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Tedstor

1503 posts in 1376 days


#8 posted 10-30-2013 12:57 AM

I just got mine today. Free shipping and only took 2 days to arrive. Nice.
I probably won’t try it out until this weekend. But so far, I concur with everything JayT has observed.
One note- The owner’s manual AND online description BOTH indicate that this router can accept threaded bushings. I was excited about the prospect of using this router for inlays. NOPE. Unless Sears sell some sort of oddball accessory bushing. There is no way a standard bushing will work with either base.
Luckily, I happen to have two sub-bases on-hand that came with a Ridgid bushing kit, that will accept bushings. I should be able to easily adapt one of these sub-bases for the Craftsman. Otherwise, I think I might have returned the router if I had to buy a sub-base or go to the trouble of making one from scratch. $60 is a great price, but not if you need to buy/make accesories.
That aside, The router looks pretty solid and fits nicely in my hand. The two-handled base is a VERY nice feature. I’m looking forward to firing it up.
Anyway, I’ll post my own review in a week or two.

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ajw1978

102 posts in 165 days


#9 posted 11-29-2014 03:50 PM

Ted,

I know this is a year-plus old, but how has yours held up? (Same for you, JayT). I bought a refurb Ridgid for $60 but decided to pass it over to the Old Man for myriad reasons. Was debating getting it back, buying a new Ridgid (for warranty purposes) and even considered a P-C or Bosch, but since I’ve got a lot of CMan tools in my collection already (I’m more loyal to deals/points/coupons than I am brands), I thought I might give this a try if I can combine enough discounts.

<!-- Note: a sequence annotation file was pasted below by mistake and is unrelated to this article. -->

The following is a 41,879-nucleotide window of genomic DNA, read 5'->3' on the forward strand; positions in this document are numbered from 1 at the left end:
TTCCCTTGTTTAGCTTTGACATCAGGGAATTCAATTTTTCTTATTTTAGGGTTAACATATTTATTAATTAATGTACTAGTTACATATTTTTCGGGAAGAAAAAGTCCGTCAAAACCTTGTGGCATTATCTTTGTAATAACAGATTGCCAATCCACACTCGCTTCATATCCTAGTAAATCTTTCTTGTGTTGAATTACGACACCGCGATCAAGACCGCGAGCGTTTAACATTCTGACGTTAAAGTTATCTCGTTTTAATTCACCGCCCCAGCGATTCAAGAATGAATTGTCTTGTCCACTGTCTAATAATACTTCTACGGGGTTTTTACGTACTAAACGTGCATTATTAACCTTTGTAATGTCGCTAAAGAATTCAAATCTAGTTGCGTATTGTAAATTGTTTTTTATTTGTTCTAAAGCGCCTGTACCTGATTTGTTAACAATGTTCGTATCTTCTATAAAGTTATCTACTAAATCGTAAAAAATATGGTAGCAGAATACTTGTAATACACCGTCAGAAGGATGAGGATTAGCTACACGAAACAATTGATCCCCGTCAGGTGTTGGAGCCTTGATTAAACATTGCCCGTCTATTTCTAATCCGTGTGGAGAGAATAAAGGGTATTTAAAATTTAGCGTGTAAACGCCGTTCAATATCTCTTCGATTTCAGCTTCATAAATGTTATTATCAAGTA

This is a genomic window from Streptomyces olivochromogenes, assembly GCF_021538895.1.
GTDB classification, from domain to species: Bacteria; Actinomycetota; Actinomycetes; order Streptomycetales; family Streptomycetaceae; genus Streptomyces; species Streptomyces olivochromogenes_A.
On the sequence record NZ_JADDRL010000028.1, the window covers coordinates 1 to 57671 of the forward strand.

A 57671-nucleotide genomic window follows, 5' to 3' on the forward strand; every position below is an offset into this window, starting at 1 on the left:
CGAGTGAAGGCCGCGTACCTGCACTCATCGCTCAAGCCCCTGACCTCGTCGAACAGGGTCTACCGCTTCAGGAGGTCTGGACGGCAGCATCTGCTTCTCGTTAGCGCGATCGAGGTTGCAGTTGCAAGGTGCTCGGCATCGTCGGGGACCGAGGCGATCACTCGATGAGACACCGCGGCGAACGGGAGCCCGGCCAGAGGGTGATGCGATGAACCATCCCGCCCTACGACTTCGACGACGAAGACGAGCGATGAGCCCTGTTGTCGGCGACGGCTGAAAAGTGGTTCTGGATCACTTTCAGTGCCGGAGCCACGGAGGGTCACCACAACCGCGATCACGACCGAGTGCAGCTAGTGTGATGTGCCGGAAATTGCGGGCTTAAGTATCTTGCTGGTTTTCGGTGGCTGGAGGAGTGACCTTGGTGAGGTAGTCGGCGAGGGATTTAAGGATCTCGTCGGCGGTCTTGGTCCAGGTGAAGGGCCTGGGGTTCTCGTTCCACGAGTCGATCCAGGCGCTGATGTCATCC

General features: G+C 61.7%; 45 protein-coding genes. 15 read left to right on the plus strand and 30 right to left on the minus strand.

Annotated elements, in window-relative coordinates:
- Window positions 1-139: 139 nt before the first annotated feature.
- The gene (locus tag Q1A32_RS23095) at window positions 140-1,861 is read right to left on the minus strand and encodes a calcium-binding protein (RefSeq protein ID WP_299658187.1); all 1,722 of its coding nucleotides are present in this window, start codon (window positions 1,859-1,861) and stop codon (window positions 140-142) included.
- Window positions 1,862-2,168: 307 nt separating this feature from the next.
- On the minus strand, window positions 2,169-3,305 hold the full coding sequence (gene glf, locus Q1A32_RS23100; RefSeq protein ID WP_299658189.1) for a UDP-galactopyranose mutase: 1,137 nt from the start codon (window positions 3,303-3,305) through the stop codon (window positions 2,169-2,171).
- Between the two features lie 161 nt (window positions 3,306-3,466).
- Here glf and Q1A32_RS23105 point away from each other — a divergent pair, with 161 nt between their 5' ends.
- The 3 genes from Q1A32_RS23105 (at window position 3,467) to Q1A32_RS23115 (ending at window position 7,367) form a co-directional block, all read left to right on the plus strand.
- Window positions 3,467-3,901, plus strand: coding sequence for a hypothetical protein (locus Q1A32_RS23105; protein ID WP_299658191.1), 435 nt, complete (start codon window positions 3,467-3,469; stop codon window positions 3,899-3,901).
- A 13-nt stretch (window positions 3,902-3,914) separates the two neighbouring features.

-- May the good Lord help me if I ever actually have a shop, garage or basement.

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JayT

2602 posts in 955 days


#10 posted 12-01-2014 03:23 PM

ajw,

A year later, I don’t have anything to add or edit from the original review. I had used the router a good bit before posting to make sure I wasn’t missing anything by being hasty about doing a review. I haven’t used the router a lot the past year (less shop time and more hand tool use) but the pros and cons remain the same for me. No issues with it holding up, yet, either. I think it is a good deal, if you are willing to put up with the lousy depth adjustment. If that’s going to be a sticking point for the type of work you want to do, then I would advise looking around a bit more.

-- "The American Republic will endure until the day Congress discovers that it can bribe the public with the public's money." Alexis de Tocqueville, 1835

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Tedstor

1503 posts in 1376 days


#11 posted 12-02-2014 01:51 AM

Me too. I use mine almost exclusively for roundovers and with patterns. I never really got into inlay, so my earlier bushing complaint is somewhat moot. It gets the job done. If you can get the Craftsman for $40, its probably a good buy. I really like the two handled subbase.
FYI- I saw the Ridgid for $99 at Home depot and it came with a sheet sander.